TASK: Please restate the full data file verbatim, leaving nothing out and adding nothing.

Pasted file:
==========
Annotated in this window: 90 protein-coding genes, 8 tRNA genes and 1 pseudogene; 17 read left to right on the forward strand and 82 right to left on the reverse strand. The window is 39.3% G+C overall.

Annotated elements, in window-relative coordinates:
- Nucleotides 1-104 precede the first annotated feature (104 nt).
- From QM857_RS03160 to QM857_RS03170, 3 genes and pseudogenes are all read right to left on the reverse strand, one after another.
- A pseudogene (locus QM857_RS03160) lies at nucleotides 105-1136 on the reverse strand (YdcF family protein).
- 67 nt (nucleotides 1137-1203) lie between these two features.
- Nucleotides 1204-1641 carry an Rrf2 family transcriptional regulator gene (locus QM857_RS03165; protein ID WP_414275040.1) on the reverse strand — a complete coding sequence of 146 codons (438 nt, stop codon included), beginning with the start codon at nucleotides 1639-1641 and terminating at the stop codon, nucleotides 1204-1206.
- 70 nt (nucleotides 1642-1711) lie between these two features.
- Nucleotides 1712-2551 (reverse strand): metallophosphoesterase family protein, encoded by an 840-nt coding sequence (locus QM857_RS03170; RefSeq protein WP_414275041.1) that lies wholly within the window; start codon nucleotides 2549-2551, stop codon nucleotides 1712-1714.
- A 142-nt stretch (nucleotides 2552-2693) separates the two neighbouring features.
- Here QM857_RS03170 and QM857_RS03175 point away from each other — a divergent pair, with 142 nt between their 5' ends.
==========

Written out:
Annotated in this window: 90 protein-coding genes, 8 tRNA genes and 1 pseudogene; 17 read left to right on the forward strand and 82 right to left on the reverse strand. The window is 39.3% G+C overall.

Annotated elements, in window-relative coordinates:
- Nucleotides 1-104 precede the first annotated feature (104 nt).
- From QM857_RS03160 to QM857_RS03170, 3 genes and pseudogenes are all read right to left on the reverse strand, one after another.
- A pseudogene (locus QM857_RS03160) lies at nucleotides 105-1136 on the reverse strand (YdcF family protein).
- 67 nt (nucleotides 1137-1203) lie between these two features.
- Nucleotides 1204-1641 carry an Rrf2 family transcriptional regulator gene (locus QM857_RS03165; protein ID WP_414275040.1) on the reverse strand — a complete coding sequence of 146 codons (438 nt, stop codon included), beginning with the start codon at nucleotides 1639-1641 and terminating at the stop codon, nucleotides 1204-1206.
- 70 nt (nucleotides 1642-1711) lie between these two features.
- Nucleotides 1712-2551 (reverse strand): metallophosphoesterase family protein, encoded by an 840-nt coding sequence (locus QM857_RS03170; RefSeq protein WP_414275041.1) that lies wholly within the window; start codon nucleotides 2549-2551, stop codon nucleotides 1712-1714.
- A 142-nt stretch (nucleotides 2552-2693) separates the two neighbouring features.
- Here QM857_RS03170 and QM857_RS03175 point away from each other — a divergent pair, with 142 nt between their 5' ends.